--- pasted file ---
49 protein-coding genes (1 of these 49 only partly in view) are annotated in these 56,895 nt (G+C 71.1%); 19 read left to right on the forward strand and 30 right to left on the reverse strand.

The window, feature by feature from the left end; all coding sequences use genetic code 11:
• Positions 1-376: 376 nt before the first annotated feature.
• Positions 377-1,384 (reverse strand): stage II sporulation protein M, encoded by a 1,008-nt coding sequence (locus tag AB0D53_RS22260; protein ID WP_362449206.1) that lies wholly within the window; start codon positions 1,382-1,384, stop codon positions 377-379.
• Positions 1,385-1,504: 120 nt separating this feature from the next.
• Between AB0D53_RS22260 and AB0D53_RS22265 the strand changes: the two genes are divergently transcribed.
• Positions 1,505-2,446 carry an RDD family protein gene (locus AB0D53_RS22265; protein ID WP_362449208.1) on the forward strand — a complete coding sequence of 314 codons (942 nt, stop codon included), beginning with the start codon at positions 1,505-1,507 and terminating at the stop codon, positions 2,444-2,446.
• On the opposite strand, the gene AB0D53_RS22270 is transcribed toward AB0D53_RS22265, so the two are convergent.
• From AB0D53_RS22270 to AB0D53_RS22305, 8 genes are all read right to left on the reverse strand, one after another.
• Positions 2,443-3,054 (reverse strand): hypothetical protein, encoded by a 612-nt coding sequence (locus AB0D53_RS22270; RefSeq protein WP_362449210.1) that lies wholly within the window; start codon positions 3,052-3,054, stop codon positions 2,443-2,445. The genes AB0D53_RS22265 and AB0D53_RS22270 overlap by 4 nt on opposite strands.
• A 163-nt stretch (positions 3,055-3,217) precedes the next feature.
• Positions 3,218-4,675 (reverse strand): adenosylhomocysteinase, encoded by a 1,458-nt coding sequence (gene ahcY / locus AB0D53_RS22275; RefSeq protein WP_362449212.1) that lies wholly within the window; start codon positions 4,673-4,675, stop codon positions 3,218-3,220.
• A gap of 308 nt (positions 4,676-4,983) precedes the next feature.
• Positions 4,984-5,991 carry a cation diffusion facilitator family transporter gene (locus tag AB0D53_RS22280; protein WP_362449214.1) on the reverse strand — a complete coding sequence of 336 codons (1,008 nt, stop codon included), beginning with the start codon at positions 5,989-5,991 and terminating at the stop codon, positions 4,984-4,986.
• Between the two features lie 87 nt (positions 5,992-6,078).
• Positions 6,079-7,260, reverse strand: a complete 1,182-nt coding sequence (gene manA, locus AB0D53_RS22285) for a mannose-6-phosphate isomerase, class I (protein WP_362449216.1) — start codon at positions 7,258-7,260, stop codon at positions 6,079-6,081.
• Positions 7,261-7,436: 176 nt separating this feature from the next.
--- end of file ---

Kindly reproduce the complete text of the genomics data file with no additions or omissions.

49 protein-coding genes (1 of these 49 only partly in view) are annotated in these 56,895 nt (G+C 71.1%); 19 read left to right on the forward strand and 30 right to left on the reverse strand.

The window, feature by feature from the left end; all coding sequences use genetic code 11:
• Positions 1-376: 376 nt before the first annotated feature.
• Positions 377-1,384 (reverse strand): stage II sporulation protein M, encoded by a 1,008-nt coding sequence (locus tag AB0D53_RS22260; protein ID WP_362449206.1) that lies wholly within the window; start codon positions 1,382-1,384, stop codon positions 377-379.
• Positions 1,385-1,504: 120 nt separating this feature from the next.
• Between AB0D53_RS22260 and AB0D53_RS22265 the strand changes: the two genes are divergently transcribed.
• Positions 1,505-2,446 carry an RDD family protein gene (locus AB0D53_RS22265; protein ID WP_362449208.1) on the forward strand — a complete coding sequence of 314 codons (942 nt, stop codon included), beginning with the start codon at positions 1,505-1,507 and terminating at the stop codon, positions 2,444-2,446.
• On the opposite strand, the gene AB0D53_RS22270 is transcribed toward AB0D53_RS22265, so the two are convergent.
• From AB0D53_RS22270 to AB0D53_RS22305, 8 genes are all read right to left on the reverse strand, one after another.
• Positions 2,443-3,054 (reverse strand): hypothetical protein, encoded by a 612-nt coding sequence (locus AB0D53_RS22270; RefSeq protein WP_362449210.1) that lies wholly within the window; start codon positions 3,052-3,054, stop codon positions 2,443-2,445. The genes AB0D53_RS22265 and AB0D53_RS22270 overlap by 4 nt on opposite strands.
• A 163-nt stretch (positions 3,055-3,217) precedes the next feature.
• Positions 3,218-4,675 (reverse strand): adenosylhomocysteinase, encoded by a 1,458-nt coding sequence (gene ahcY / locus AB0D53_RS22275; RefSeq protein WP_362449212.1) that lies wholly within the window; start codon positions 4,673-4,675, stop codon positions 3,218-3,220.
• A gap of 308 nt (positions 4,676-4,983) precedes the next feature.
• Positions 4,984-5,991 carry a cation diffusion facilitator family transporter gene (locus tag AB0D53_RS22280; protein WP_362449214.1) on the reverse strand — a complete coding sequence of 336 codons (1,008 nt, stop codon included), beginning with the start codon at positions 5,989-5,991 and terminating at the stop codon, positions 4,984-4,986.
• Between the two features lie 87 nt (positions 5,992-6,078).
• Positions 6,079-7,260, reverse strand: a complete 1,182-nt coding sequence (gene manA, locus AB0D53_RS22285) for a mannose-6-phosphate isomerase, class I (protein WP_362449216.1) — start codon at positions 7,258-7,260, stop codon at positions 6,079-6,081.
• Positions 7,261-7,436: 176 nt separating this feature from the next.